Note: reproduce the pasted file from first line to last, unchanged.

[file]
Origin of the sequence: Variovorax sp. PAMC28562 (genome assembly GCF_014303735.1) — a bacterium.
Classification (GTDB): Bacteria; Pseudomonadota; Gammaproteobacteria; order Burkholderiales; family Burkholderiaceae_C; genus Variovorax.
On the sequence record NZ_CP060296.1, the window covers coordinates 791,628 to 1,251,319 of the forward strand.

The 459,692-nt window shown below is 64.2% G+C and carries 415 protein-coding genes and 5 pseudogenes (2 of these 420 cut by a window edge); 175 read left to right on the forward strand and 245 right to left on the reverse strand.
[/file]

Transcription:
Origin of the sequence: Variovorax sp. PAMC28562 (genome assembly GCF_014303735.1) — a bacterium.
Classification (GTDB): Bacteria; Pseudomonadota; Gammaproteobacteria; order Burkholderiales; family Burkholderiaceae_C; genus Variovorax.
On the sequence record NZ_CP060296.1, the window covers coordinates 791,628 to 1,251,319 of the forward strand.

The 459,692-nt window shown below is 64.2% G+C and carries 415 protein-coding genes and 5 pseudogenes (2 of these 420 cut by a window edge); 175 read left to right on the forward strand and 245 right to left on the reverse strand.